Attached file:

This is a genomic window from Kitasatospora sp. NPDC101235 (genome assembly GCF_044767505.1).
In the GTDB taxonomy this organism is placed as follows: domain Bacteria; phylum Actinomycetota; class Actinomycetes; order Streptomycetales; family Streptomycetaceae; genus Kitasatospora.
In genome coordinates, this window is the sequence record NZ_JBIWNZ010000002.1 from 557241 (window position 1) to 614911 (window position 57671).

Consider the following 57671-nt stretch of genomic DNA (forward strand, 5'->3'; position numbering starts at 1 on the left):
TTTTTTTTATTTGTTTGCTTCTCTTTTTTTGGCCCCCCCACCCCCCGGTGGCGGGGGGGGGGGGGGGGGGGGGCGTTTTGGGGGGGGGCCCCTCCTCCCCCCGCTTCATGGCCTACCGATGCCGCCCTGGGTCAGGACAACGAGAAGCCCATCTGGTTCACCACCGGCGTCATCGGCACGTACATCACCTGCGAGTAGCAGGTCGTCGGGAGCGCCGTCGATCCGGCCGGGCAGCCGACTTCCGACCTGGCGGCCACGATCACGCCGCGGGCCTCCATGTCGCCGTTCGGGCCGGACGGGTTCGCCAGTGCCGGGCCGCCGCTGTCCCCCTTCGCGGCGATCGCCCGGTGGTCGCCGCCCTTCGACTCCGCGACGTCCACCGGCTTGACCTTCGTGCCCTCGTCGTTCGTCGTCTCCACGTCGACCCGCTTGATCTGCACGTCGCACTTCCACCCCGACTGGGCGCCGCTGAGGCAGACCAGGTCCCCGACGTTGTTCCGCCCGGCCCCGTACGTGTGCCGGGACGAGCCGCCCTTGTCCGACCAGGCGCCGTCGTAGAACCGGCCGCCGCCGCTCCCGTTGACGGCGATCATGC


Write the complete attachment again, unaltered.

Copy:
This is a genomic window from Kitasatospora sp. NPDC101235 (genome assembly GCF_044767505.1).
In the GTDB taxonomy this organism is placed as follows: domain Bacteria; phylum Actinomycetota; class Actinomycetes; order Streptomycetales; family Streptomycetaceae; genus Kitasatospora.
In genome coordinates, this window is the sequence record NZ_JBIWNZ010000002.1 from 557241 (window position 1) to 614911 (window position 57671).

Consider the following 57671-nt stretch of genomic DNA (forward strand, 5'->3'; position numbering starts at 1 on the left):
TTTTTTTTATTTGTTTGCTTCTCTTTTTTTGGCCCCCCCACCCCCCGGTGGCGGGGGGGGGGGGGGGGGGGGGCGTTTTGGGGGGGGGCCCCTCCTCCCCCCGCTTCATGGCCTACCGATGCCGCCCTGGGTCAGGACAACGAGAAGCCCATCTGGTTCACCACCGGCGTCATCGGCACGTACATCACCTGCGAGTAGCAGGTCGTCGGGAGCGCCGTCGATCCGGCCGGGCAGCCGACTTCCGACCTGGCGGCCACGATCACGCCGCGGGCCTCCATGTCGCCGTTCGGGCCGGACGGGTTCGCCAGTGCCGGGCCGCCGCTGTCCCCCTTCGCGGCGATCGCCCGGTGGTCGCCGCCCTTCGACTCCGCGACGTCCACCGGCTTGACCTTCGTGCCCTCGTCGTTCGTCGTCTCCACGTCGACCCGCTTGATCTGCACGTCGCACTTCCACCCCGACTGGGCGCCGCTGAGGCAGACCAGGTCCCCGACGTTGTTCCGCCCGGCCCCGTACGTGTGCCGGGACGAGCCGCCCTTGTCCGACCAGGCGCCGTCGTAGAACCGGCCGCCGCCGCTCCCGTTGACGGCGATCATGC